The roller 582 is position adjacent the pads 511 and fixtures 400 so that, as described below, when a fixture 400 is moved from one polishing sub-assembly to another, the end faces 13 of the connectors 10 maintained in each fixture 400 are caused to pass over and rub against the saturated roller 582, thereby causing the rollers 582 to spin and any debris on the end faces 13 of the connectors to be removed. In an alternative embodiment, each fixture 400 may be passed back and forth over the roller 582 multiple times to more thoroughly clean the end faces 13. In this manner, the end faces 13 can be maintained in a clean state.
In alternative embodiments, other configurations besides a roller may also be used, such as a stationary rinsing pad.
V. The Control Panel
The control panel 700, as shown generally in
VI. Methods of Use
The polishing apparatus 100 may be used according to the method described below and illustrated in the cross-sectional views of
Reference throughout the method illustrated in
Additional steps to those provided below, as desired, may also be added, and one or more of the steps may be omitted without departing from the spirit of the invention. Although a series of discrete steps are illustrated in
(a) The Fixtures Are Guided to the Polishing Apparatus
The fixtures 400 e, 400 f, 400 g, and 400 h are currently positioned over a respective polishing sub-assembly 500 a, 500 b, 500 c, and 500 d in a nested state. In this nested state, as best illustrated in
(b) The Fixtures Are Grasped and Indexed Over One Polishing Sub-Assembly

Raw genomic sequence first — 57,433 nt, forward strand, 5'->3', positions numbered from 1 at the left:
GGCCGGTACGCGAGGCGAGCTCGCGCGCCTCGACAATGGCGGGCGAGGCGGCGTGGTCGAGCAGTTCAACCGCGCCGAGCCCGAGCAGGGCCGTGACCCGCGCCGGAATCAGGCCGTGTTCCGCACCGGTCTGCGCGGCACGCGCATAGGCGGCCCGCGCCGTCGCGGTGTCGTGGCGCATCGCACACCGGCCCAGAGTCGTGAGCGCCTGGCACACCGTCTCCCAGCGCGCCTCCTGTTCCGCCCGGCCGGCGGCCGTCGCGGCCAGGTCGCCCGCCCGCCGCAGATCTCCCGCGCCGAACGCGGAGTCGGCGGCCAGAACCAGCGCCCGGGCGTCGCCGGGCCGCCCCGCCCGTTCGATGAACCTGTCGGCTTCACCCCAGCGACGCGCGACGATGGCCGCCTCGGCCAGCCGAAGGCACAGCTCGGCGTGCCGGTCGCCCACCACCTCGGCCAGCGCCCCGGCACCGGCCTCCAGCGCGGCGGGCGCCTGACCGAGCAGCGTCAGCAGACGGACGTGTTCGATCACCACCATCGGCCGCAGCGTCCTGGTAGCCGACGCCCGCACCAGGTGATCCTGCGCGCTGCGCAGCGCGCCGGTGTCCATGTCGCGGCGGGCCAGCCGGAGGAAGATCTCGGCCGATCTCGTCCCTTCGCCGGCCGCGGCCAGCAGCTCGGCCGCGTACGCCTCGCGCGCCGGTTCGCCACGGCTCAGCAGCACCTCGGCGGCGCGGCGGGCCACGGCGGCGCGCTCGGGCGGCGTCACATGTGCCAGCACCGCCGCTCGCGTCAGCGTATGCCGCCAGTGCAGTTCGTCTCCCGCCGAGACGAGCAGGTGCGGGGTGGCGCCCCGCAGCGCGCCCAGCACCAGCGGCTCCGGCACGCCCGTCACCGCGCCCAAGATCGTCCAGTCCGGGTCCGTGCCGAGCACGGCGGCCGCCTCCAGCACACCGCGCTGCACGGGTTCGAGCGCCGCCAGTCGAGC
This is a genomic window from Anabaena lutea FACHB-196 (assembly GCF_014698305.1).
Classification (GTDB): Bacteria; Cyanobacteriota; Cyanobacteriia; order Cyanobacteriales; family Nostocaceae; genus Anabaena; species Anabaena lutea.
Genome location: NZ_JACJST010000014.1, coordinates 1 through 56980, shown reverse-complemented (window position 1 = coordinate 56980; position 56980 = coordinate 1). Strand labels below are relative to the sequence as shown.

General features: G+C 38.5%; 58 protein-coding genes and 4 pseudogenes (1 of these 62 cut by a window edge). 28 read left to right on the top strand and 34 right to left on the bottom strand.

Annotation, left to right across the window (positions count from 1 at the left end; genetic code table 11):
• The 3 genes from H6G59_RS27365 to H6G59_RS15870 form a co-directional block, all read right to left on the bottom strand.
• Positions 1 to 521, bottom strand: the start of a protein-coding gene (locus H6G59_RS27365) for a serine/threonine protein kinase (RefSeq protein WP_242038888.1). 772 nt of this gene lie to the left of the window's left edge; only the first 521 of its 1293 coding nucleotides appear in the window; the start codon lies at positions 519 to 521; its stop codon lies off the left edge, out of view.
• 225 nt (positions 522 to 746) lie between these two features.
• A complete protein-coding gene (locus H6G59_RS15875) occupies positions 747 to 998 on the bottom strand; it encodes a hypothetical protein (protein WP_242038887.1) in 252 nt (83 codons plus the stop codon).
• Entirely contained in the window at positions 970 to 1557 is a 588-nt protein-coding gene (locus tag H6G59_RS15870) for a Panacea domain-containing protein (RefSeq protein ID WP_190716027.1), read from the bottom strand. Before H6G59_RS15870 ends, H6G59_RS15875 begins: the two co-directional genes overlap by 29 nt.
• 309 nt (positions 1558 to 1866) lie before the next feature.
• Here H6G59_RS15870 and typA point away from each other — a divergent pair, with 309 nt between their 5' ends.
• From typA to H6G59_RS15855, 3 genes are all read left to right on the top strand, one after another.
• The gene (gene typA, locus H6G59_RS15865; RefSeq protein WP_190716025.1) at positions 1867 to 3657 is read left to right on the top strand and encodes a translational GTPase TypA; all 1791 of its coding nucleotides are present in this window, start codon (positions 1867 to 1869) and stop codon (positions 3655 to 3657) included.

Referring now to
During indexing of the fixtures, the pad system is in a lowered position, as shown in FIG. 31B.
(c) The Pad System is Raised
With the fixtures 400 d, 400 e, 400 f, and 400 g positioned over their respective polishing sub-assemblies, a plurality of pads 511 of each pad system 510 of each sub-assembly 500 are raised using air pressure (see FIG. 31A), as described above. As the pads 511 are raised, the polishing film 542, positioned to pass over the pads 511, is also raised and pressed against the end faces 13 of the ferrule 12 of each connector 10 held by each of the fixtures 400 d, 400 e, 400 f, and 400 g. As described previously, each pad 511 acts separately to apply equal force to each end face 13 of each ferrule 12. In this configuration, the polishing film 542 is held by each pad 511 and biased against each connector 10 (such as is shown in, for example, FIGS. 23 and 25).
(d) The Polishing Cycle
Referring now to
The movement illustrated in
(e) The Pad System is Lowered and the Polishing Film is Indexed
When the polishing cycle is complete, the pad system 510 including the plurality of pads 511 are lowered (FIG. 31B), and the polishing film 542 also lowers with the pads 511. The polishing film 542 can then be indexed by the pincher roller 548 so that fresh polishing film is positioned over the pad system 510 for the next polishing cycle.
(f) The Fixtures are Docked in the Nest